First principles of tools
Tools empower you—the creative maker—to do your job better, faster, easier, and more masterfully. But, forces in this world push you to focus on owning expensive tools over improving your craft.
Why spend time practicing when a new tool could make it easier?
It's more important than ever to grasp how tools influence your experience with growing creative endeavors. Like anything in life, some core tenets are worth identifying. Everyone's goals, budget, talents, and influences are different, making it all the more important to stick to first principles.
First principles of tools
1. Understand the investment before starting.
It can be a real shock to people just how expensive tools of a trade can be. There are single-use items, long-term investments to thoughtfully consider, the cost of learning materials, maintenance products that keep your long-term gear working properly... and the list goes on. Each field has a minimum threshold of what it will take—even most digital fields have software/subscriptions! Don't let the grandeur of a skill persuade you into thinking it's more doable financially than it is.
2. Your tools need to grow with you.
Selecting a tool that matches your skill level is best when starting any creative craft. Having an expensive tool as a beginner is almost a handicap rather than helpful because you cannot make use of the nuanced details that make it great. As your skill increases, so should the "level" of your tools. Your tools should give you room to grow without holding you back.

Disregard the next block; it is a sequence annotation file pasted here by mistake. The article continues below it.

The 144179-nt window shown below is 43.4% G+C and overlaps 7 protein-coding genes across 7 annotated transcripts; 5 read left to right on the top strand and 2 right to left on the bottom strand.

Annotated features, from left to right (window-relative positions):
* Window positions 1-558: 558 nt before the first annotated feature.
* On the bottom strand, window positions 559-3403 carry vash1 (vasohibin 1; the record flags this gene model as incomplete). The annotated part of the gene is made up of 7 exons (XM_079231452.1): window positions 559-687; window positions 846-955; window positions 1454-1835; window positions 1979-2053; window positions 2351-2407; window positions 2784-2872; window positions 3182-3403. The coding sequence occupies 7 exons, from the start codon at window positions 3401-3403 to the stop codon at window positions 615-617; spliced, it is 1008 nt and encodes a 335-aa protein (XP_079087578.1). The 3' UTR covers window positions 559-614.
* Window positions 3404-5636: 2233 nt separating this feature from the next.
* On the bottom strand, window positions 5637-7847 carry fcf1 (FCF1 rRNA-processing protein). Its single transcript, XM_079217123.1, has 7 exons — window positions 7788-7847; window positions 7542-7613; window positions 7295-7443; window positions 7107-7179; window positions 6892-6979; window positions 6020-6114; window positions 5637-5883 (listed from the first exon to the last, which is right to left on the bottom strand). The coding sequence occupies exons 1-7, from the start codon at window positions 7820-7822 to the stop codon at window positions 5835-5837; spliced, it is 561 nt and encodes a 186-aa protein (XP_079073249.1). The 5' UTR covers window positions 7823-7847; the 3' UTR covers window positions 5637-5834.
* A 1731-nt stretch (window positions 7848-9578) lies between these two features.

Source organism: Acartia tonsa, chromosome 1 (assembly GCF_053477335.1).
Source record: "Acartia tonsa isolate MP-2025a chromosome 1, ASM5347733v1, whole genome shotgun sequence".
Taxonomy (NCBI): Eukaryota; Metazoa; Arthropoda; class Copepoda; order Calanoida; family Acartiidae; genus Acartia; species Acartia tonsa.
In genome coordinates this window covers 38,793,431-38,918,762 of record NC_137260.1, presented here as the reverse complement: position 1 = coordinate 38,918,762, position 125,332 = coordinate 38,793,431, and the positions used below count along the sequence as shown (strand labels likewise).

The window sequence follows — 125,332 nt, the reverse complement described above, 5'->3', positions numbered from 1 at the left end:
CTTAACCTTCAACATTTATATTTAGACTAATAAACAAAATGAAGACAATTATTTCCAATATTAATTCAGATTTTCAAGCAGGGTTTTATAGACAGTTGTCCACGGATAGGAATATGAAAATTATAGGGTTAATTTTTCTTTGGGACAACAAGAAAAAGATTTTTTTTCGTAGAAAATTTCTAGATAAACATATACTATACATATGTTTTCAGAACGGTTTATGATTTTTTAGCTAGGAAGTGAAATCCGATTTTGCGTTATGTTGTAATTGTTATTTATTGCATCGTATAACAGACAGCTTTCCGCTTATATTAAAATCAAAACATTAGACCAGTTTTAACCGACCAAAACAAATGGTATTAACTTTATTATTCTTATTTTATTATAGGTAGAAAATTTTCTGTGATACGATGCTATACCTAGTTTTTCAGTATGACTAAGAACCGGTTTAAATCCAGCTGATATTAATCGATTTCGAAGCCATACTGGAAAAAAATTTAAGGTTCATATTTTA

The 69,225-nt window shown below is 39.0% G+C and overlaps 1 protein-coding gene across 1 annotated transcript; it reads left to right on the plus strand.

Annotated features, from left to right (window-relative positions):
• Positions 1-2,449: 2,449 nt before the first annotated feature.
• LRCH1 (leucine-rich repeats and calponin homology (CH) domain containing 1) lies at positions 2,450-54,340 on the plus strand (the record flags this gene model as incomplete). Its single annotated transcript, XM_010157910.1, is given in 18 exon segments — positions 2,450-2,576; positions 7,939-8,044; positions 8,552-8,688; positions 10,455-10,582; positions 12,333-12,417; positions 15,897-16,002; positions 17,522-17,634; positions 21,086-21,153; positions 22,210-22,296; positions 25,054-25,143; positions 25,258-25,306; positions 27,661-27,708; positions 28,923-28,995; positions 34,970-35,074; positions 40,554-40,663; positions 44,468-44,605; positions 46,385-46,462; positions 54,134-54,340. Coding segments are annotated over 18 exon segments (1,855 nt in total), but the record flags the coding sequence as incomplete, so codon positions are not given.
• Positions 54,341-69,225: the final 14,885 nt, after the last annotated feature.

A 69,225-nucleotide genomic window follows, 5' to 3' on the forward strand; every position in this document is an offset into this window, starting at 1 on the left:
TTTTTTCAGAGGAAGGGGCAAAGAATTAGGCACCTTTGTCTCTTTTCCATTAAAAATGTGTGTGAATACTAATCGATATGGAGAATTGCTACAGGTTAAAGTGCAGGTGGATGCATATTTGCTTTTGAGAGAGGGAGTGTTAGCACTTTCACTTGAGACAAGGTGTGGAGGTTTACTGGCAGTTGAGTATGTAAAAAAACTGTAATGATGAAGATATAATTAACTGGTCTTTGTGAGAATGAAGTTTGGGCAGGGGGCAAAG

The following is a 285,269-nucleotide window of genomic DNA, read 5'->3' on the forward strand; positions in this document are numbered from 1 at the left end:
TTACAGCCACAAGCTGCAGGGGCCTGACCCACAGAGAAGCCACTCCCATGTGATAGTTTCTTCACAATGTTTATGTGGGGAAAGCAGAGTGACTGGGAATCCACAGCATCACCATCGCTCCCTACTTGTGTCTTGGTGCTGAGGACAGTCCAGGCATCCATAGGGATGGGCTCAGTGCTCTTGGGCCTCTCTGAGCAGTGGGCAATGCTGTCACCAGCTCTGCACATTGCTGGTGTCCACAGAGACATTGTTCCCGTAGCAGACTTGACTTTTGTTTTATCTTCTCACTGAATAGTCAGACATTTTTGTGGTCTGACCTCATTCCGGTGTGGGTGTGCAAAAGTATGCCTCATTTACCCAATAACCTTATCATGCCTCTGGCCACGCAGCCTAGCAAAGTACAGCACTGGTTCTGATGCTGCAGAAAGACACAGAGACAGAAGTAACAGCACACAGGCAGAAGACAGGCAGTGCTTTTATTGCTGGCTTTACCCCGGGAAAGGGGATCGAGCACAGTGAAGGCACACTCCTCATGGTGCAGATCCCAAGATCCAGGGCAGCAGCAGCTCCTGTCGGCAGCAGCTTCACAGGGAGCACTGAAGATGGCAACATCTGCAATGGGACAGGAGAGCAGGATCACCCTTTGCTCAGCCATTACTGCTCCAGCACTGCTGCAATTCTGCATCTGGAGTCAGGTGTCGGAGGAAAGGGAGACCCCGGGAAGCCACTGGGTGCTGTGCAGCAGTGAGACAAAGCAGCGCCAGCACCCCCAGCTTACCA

3. The better you get, the more you appreciate simplicity.
There's a reason why photographers love Leica cameras. The craftsmanship is completely unmatched—but more importantly, so is the simplicity. Focusing strictly on the essentials of photography and removing all other frivolous aspects allows the photographer to be one with their tool. A beginner might even struggle to use a Leica because it lacks the automatic features of other manufacturers. But in the hands of an experienced maker, it becomes a tool for pure creation.
4. Research, research, research.
You need to understand every facet of your tools deeply. How could you identify a "good" tool over a "bad" one if you don't learn how it all works? Even more than having personal understanding, it's also to figure out which tools will help you work best and where you're at in your journey (see previous point). Making the best, most thoroughly educated decision about your tools is a mark of someone truly dedicated to the craft.
Tools can profoundly impact your experience of growing a creative career. But don't let them dictate your determination—even the most humble of tools can be used to make the grandest of art when used with intention.